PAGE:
I’m not a “road less traveled” kind of guy; in fact I kind of steer clear of that road, too many weeds, cracks in the pavement and just general sweat. I’ve always been prone to find the path of least resistance.
I learned early on the power of saying, “I don’t want to do that.” Doing “that, that way” was too hard, too much trouble. Walking the easy road reduced the anxiety of trying something new and it reduced the chances of failure, but it eliminated parts of life that could bring joy and success.
It’s not one of my favorite personality traits; it’s something I have to be on guard against.
It used to drive Marty a bit nuts and she did her best to call me on it each time she saw me missing out on pieces of life because I was settling, settling for the easy way, the path of least resistance.
I depended on Marty to question me, to push me to look at my chosen path and to ask, “Why are you doing that, wouldn’t it be better if….” Every day she challenged me and insisted I look for alternatives. It’s not hyperbole to say she really did press me to a more fulfilled life. I miss that part of our interchange; I worry about not having her at my back, pushing me to choose a more challenging, fulfilling road.
In 2006 I took Marty to Dallas for what I felt like was the best, most intensive traumatic brain injury rehab center in our part of the world. Then, in May, about two months after going to this facility, after a couple of miserable hospital stays, we came back to Waco to let Marty heal from the multiple pneumonias she had contracted while in Dallas. It had been a monumentally discouraging and frightening eight weeks.
I had reached out to Great and Wise to please bring us back to Waco to heal. God bless his soul, he did and we spent a couple of days in Providence Hospital and then went back to St. Catherine’s for some sub-acute care. It was there, at that time, at that moment, we, I, had to decide about the rest of our life, about Marty’s future. My penchant for the path of least resistance was tested.
I tried to come to grips with where we were in Marty’s recovery and how much more ground we could make. I tried to remove what I wanted from the equation, hell; I tried to figure out what I wanted in the equation. Did it make sense to continue to struggle in institutional rehab care, was there any real hope of big life-altering changes, was this as good as it would get, or would Marty be better off just going home and living her life at her own pace on her own schedule?
I struggled with the decision. Do I fight for more time, do I fight for more work with physical therapy, with occupational therapy or do I just take what we have and go home? Because of my history with taking the easy way out I worried that I was settling, that I was choosing the path of least resistance, that I was doing what was easy for me and not what was best for Marty. In my mind I could hear Marty, “Is that really what you want to do?”
When Marty broke her arm in 2010 the choice was surgery or just let it heal as I was. Again, how, without Marty looking over my shoulder, how do I make sure any decision I make it not just following the path of least resistance, is not just what is easiest for me?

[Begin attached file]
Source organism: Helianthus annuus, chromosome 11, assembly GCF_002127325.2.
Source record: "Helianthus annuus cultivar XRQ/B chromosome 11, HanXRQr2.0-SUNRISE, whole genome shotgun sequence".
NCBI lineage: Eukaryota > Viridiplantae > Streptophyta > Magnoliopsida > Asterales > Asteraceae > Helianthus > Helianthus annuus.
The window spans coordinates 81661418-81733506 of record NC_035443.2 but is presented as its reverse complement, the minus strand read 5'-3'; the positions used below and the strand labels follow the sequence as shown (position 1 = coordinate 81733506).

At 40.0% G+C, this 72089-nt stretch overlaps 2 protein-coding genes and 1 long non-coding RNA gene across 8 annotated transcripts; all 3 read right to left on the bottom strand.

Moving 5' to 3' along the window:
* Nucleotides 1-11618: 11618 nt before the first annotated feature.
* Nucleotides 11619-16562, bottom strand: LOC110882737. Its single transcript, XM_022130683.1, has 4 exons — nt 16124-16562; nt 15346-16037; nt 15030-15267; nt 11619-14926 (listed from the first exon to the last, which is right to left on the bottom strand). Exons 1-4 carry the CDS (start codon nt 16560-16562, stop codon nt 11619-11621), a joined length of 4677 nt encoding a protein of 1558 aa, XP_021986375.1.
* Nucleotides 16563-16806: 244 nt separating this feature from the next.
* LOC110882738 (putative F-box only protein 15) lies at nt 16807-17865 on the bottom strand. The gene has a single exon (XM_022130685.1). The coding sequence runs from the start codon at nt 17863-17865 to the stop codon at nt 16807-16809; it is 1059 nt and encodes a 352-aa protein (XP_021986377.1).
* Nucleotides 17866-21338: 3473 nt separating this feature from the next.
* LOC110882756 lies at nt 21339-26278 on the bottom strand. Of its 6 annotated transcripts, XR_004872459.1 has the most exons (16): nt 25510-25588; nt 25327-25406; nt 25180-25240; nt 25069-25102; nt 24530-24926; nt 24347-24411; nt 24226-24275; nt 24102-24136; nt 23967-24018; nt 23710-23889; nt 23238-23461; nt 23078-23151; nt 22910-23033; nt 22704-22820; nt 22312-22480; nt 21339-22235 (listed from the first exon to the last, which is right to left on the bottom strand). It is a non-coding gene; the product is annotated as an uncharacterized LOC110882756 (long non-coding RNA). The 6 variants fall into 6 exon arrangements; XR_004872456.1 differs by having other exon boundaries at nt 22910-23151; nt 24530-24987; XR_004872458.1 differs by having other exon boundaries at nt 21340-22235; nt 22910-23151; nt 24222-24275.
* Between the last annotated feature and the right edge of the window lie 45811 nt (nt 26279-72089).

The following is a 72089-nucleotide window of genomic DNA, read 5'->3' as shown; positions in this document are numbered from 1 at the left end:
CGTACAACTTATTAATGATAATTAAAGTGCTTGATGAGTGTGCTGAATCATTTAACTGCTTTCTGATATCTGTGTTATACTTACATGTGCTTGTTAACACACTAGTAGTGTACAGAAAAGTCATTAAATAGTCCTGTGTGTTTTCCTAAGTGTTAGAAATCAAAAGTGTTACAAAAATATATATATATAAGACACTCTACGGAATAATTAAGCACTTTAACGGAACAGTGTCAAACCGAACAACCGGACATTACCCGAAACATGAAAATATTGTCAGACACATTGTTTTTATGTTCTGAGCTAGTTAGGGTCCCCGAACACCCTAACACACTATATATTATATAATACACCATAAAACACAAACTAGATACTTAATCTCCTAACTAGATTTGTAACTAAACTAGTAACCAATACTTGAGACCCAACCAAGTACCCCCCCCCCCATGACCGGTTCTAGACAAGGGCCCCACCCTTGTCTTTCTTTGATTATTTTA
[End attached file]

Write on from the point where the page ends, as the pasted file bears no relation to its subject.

Surgery for Marty would have been very risky but it probably afforded a bit more future mobility of her arm. Simply doing nothing but immobilizing her arm, treating for pain and letting it heal avoided the surgical risk and avoided the trauma of surgery for Marty and everyone else. Doing nothing, letting the bone in the arm knit together without the surgery was safer, was in most ways, physically and emotionally easier for me in many ways.
The question I asked myself then and still today, two years later, was it best for Marty or was it easier for me? I struggled with my intention; I struggled with the demons from my past that too often directed me.
Now we have the tooth. It’s not a world shaker, but Marty has a cavity in a back molar that is not a particularly healthy tooth anyway. The wonderful thing is we have options, the hard part is, we have options. Marty, who once would never let me take the path that was easiest, says, it doesn’t hurt, leave it alone. The dentist begs to disagree and is full of talk of caps, crowns, bridges, implants and sinus lifts.
My job, figure out what is the best care for my wife given the circumstances left by the strokes. Do I follow Marty’s lead and do nothing, which would certainly be easy in the short run? Do I just say, pull the tooth, again an easy, relatively minor procedure, or do I push Marty and get work done that will require a lot out of all of us and cause Marty pain and expose her to some risks? What is the best route and how do I ensure that this decision, like all the others, has less to do with me and more to do with what is best, safest and most beneficial to a full grown wife that can’t advocate or decide for herself?
I don’t know.
I will do what I always do. I will talk it and ruminate it to death; Marty has already jumped me for belaboring the tooth. I will research the implications of the options, I will ferret out what a sinus lift really is and what the side effects are, I will talk to Great and Wise and I will do my very best to check myself to make sure what I decide has more to do with Marty than with me.
The road less traveled has never been my road; I’ve never even read the book. The strokes have put Marty and I on a road that few have traveled; I’m still getting used to that. I want to what’s best for Marty, not what’s easiest.
Now if someone will just tell me what that is I can quit worrying about that part of it.